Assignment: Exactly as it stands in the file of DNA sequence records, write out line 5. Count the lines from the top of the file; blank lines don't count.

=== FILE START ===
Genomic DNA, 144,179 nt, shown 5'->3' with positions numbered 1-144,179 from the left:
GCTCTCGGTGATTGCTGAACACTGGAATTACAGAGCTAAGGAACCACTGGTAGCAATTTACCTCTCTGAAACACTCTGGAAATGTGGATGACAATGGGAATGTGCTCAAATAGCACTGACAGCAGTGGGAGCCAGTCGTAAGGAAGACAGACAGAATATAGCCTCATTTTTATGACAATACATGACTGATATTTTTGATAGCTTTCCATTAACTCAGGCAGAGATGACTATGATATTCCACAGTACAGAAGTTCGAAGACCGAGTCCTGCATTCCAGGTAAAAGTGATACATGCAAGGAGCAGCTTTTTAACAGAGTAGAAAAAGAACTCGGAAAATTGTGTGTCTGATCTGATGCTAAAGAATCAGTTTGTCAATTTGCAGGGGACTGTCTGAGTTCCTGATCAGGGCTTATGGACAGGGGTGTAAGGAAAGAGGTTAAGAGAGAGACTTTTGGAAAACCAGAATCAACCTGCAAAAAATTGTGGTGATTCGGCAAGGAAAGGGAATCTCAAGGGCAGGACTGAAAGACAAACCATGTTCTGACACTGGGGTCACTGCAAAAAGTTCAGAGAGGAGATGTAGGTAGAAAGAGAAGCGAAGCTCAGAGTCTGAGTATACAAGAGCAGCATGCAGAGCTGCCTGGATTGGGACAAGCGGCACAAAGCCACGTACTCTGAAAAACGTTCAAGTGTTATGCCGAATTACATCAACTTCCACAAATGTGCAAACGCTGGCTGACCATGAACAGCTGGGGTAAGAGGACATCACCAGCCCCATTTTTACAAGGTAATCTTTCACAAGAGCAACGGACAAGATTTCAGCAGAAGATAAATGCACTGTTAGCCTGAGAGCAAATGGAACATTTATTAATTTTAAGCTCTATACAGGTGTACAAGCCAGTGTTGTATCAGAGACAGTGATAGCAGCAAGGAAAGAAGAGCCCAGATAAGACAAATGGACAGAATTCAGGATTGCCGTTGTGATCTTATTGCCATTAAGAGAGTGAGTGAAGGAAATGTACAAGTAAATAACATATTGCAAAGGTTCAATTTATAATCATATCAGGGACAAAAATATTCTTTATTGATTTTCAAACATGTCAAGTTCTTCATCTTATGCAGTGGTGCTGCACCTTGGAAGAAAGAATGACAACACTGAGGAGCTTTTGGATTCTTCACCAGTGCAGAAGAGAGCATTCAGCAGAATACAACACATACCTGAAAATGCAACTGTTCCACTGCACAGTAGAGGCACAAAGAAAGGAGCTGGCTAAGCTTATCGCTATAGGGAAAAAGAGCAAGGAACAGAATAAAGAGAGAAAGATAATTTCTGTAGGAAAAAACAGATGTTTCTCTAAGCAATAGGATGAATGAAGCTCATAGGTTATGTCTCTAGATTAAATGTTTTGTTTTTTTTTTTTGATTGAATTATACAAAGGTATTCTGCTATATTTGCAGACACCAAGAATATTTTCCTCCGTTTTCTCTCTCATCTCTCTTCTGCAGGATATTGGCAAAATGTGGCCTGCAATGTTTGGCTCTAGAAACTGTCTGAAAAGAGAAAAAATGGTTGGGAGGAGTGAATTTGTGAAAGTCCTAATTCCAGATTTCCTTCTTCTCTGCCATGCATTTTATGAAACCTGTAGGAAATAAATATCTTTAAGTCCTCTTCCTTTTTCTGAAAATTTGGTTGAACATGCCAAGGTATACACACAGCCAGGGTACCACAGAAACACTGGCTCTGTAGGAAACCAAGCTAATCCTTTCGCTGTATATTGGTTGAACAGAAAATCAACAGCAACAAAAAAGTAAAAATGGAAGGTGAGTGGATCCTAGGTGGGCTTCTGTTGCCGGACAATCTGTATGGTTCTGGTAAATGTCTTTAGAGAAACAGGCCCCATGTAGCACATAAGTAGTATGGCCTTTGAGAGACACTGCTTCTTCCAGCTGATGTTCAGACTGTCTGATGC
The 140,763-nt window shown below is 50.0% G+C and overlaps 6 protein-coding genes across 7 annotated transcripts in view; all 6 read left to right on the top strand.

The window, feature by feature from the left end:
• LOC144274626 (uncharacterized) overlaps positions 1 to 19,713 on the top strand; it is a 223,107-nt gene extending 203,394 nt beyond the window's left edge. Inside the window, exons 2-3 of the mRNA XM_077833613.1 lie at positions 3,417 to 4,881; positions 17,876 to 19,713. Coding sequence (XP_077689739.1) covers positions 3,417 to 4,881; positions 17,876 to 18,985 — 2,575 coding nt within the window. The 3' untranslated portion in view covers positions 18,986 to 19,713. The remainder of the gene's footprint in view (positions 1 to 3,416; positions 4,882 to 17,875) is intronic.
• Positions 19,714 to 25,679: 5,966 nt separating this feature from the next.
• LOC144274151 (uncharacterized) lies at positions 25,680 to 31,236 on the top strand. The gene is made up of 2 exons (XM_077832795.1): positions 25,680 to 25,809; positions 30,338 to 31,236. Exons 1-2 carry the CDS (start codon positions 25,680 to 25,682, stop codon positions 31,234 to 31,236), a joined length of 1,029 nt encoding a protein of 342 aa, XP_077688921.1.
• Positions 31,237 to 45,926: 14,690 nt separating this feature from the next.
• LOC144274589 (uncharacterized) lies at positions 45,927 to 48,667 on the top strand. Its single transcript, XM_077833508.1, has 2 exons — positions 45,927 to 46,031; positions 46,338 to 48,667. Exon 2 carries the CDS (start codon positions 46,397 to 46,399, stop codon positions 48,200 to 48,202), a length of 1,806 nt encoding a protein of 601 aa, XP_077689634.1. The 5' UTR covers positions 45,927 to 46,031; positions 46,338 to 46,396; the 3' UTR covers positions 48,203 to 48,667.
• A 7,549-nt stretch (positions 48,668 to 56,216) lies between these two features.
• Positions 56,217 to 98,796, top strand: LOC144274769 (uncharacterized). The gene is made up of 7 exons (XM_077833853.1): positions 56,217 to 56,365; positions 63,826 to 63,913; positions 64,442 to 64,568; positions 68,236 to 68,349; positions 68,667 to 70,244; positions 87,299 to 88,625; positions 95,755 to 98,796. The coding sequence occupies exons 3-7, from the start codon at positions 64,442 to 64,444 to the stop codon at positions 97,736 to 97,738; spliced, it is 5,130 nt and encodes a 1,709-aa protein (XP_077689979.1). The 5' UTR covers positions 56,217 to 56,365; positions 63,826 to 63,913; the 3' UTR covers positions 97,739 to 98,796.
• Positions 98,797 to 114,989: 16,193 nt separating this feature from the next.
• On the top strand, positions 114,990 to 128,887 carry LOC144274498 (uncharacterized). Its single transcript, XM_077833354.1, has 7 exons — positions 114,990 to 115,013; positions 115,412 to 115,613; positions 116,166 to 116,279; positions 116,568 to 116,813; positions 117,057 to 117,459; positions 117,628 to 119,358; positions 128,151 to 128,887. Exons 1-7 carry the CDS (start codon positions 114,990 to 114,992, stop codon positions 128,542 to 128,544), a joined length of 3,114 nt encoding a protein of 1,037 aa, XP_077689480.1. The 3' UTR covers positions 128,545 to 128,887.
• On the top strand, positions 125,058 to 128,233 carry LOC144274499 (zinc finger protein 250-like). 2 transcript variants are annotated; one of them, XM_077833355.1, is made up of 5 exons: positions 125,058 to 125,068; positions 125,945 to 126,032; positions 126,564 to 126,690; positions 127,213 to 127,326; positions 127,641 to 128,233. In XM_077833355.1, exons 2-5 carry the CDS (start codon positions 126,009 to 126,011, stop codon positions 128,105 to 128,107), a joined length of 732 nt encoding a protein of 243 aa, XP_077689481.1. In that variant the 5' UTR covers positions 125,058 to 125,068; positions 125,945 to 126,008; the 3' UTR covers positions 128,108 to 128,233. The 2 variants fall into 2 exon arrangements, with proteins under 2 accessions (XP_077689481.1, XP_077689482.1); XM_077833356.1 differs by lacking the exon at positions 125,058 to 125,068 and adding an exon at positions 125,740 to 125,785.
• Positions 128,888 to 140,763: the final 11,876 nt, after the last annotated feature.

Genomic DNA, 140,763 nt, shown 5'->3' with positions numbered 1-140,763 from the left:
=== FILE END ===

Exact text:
• LOC144274626 (uncharacterized) overlaps positions 1 to 19,713 on the top strand; it is a 223,107-nt gene extending 203,394 nt beyond the window's left edge. Inside the window, exons 2-3 of the mRNA XM_077833613.1 lie at positions 3,417 to 4,881; positions 17,876 to 19,713. Coding sequence (XP_077689739.1) covers positions 3,417 to 4,881; positions 17,876 to 18,985 — 2,575 coding nt within the window. The 3' untranslated portion in view covers positions 18,986 to 19,713. The remainder of the gene's footprint in view (positions 1 to 3,416; positions 4,882 to 17,875) is intronic.